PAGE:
Parse Chemical Formulas

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Description

Count the charge and number of elements in a chemical formula.

Usage

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  makeup(formula, multiplier = 1, sum = FALSE, count.zero = FALSE)
  count.charge(formula)
  count.formulas(formula)
  count.elements(formula)

Arguments

formula

character, a chemical formula

multiplier

numeric, multiplier for the elemental counts in each formula

sum

logical, add together the elemental counts in all formulas?

count.zero

logical, include zero counts for elements?

Details

makeup parses a chemical formula expressed in string notation, returning the numbers of each element in the formula. The formula may carry a charge, indicated by a + or - sign, possibly followed by a magnitude, after the uncharged part of the formula. The formula may have multiple subformulas enclosed in parentheses (but the parentheses may not be nested), each one optionally followed by a numeric coefficient. The formula may have one suffixed subformula, separated by * or :, optionally preceded by a numeric coefficient. All numbers may contain a decimal point.

makeup calls a sequence of supporting functions depending on specific characters present in the formula. If the formula has a charge, it is first parsed using count.charge. If the formula has subformulas, in parentheses or as a suffix, they are separated and counted using count.formulas. Finally, the elements in each subformula are counted using count.elements.

count.elements processes a simple chemical formula that must adhere to the following pattern: it starts with an elemental symbol; all elemental symbols start with an uppercase letter, and are followed by another elemental symbol, a number (possibly fractional, possibly signed), or nothing (the end of the formula).

Any sequence of one uppercase letter followed by zero or more lowercase letters is recognized as an elemental symbol by count.elements, but makeup will issue a warning for elemental symbols that are not present in thermo$element.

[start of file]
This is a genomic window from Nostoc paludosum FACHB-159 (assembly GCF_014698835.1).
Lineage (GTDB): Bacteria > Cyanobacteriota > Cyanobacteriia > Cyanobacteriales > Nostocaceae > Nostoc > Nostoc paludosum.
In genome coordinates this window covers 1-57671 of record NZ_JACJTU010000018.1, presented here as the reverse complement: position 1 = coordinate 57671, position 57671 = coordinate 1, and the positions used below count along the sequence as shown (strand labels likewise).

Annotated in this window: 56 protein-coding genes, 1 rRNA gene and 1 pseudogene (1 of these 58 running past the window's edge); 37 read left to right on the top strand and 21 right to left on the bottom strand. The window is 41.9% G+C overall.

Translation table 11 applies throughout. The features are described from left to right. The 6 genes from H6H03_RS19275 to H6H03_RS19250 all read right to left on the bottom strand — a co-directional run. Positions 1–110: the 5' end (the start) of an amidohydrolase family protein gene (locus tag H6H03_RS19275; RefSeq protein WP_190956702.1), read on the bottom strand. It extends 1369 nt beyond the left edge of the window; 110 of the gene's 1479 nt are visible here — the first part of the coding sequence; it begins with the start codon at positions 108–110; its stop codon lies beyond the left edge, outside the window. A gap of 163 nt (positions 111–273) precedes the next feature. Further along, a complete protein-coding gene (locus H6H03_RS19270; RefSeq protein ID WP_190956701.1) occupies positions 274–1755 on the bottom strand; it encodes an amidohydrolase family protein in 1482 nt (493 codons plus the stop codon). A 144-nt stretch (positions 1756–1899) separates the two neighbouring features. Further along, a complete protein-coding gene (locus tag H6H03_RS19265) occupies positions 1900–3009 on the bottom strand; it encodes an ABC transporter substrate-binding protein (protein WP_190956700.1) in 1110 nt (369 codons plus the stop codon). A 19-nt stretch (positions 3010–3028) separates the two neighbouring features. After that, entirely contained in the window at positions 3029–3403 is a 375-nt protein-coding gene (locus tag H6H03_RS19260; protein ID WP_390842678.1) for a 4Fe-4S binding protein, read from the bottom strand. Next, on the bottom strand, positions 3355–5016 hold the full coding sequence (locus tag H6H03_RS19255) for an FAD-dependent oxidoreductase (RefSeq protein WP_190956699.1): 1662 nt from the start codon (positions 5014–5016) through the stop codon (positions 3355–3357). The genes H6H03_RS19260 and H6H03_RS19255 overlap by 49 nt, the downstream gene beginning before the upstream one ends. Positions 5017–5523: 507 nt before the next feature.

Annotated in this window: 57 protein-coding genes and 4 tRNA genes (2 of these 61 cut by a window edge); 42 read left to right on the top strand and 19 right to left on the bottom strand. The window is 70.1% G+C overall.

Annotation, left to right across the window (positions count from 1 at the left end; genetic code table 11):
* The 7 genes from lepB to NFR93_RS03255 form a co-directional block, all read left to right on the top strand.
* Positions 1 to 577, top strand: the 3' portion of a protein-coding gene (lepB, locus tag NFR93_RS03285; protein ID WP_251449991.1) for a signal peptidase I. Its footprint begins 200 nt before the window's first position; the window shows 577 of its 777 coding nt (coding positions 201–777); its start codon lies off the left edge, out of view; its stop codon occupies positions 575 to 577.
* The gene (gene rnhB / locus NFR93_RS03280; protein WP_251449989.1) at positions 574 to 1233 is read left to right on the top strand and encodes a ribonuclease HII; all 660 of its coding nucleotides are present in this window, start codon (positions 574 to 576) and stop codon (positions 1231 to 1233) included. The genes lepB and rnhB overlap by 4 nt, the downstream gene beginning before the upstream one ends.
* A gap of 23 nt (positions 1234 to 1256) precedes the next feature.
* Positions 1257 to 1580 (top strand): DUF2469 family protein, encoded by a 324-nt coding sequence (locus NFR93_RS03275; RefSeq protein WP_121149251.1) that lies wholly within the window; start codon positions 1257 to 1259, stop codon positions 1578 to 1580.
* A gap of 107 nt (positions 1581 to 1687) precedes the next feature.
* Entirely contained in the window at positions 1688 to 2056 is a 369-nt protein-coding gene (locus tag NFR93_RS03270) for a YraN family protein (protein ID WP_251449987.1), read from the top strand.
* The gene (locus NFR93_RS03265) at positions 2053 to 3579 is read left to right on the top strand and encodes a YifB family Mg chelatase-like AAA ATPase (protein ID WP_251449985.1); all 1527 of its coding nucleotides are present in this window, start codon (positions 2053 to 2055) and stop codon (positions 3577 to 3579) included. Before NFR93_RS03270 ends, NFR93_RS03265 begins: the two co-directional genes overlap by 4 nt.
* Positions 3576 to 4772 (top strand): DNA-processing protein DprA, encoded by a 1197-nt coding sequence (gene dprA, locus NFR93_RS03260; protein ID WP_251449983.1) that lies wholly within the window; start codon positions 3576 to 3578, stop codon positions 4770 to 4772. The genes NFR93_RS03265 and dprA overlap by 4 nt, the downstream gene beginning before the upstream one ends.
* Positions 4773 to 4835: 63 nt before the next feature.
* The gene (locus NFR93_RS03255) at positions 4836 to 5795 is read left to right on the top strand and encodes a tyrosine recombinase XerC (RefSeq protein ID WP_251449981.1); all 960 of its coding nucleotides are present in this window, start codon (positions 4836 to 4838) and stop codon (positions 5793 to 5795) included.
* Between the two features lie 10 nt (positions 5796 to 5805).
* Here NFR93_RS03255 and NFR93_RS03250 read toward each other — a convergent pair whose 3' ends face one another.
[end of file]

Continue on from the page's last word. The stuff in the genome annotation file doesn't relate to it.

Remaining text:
makeup can handle numeric and length > 1 values for the formula argument. If the argument is numeric, it identifies row number(s) in thermo$obigt from which to take the formulas of species. If formula has length > 1, the function returns a list containing the elemental counts in each of the formulas. If count.zero is TRUE, the elemental counts for each formula include zeros to indicate elements that are only present in any of the other formulas.

The multiplier argument must have either length = 1 or length equal to the number of formulas. The elemental count in each formula is multiplied by the respective value. If sum is true, the elemental counts in all formulas (after any multiplying) are summed together to yield a single bulk formula.

Value

count.charge returns a list with named elements charge and uncharged, indicating, respectively, the numeric value of the charge, and the original formula string excluding the charge. count.formulas returns a numeric vector with names refering to each of the subformulas or the whole formula if there are no subformulas. count.elements and makeup return numeric vectors with names refering to each of the elemental symbols in the formula. For makeup, if more than one formula is provided, a list of numeric vectors is returned, unless sum is TRUE.

See Also

Many other functions in CHNOSZ rely on makeup for their operation: mass and entropy for calculating properties of chemical compounds from their elements; basis and i2A for constructing stoichiometric matrices (with count.zero=TRUE); subcrt for checking mass balance of chemical reactions; and others.

Examples

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# the composition of a simple compound
makeup("CO2")     # 1 carbon, 2 oxygen
# the formula of lawsonite, with a parenthetical part and a suffix
makeup("CaAl2Si2O7(OH)2*H2O")
# fractional coefficients are ok
redfield <- c(106, 16, 1)
reddiv10 <- makeup("C10.6N1.6P0.1")
stopifnot(10*reddiv10 == redfield)

# the coefficient for charge is a number with a *preceding* sign
# e.g., ferric iron, with a charge of +3 is expressed as
makeup("Fe+3")
# transcribing the formula the way it appears in many 
# publications produces a likely unintended result:
# 3 iron atoms and a charge of +1
makeup("Fe3+")

# these all represent a single negative charge, i.e., electron
makeup("-1")
makeup("Z0-1")
makeup("Z-1+0")

# hypothetical compounds with negative numbers of elements
makeup("C-4(O-2)")   # -4 carbon, -2 oxygen
makeup("C-4O-2")     # -4 carbon,  1 oxygen, -2 charge
makeup("C-4O-2-2")   # -4 carbon, -2 oxygen, -2 charge

# the 'sum' argument can be used to check mass and charge
# balance in a chemical reaction
formula <- c("H2O", "H+", "Z0-1", "O2")
(mf <- makeup(formula, c(-1, 2, 2, 0.5), sum=TRUE))
stopifnot(all(mf==0))

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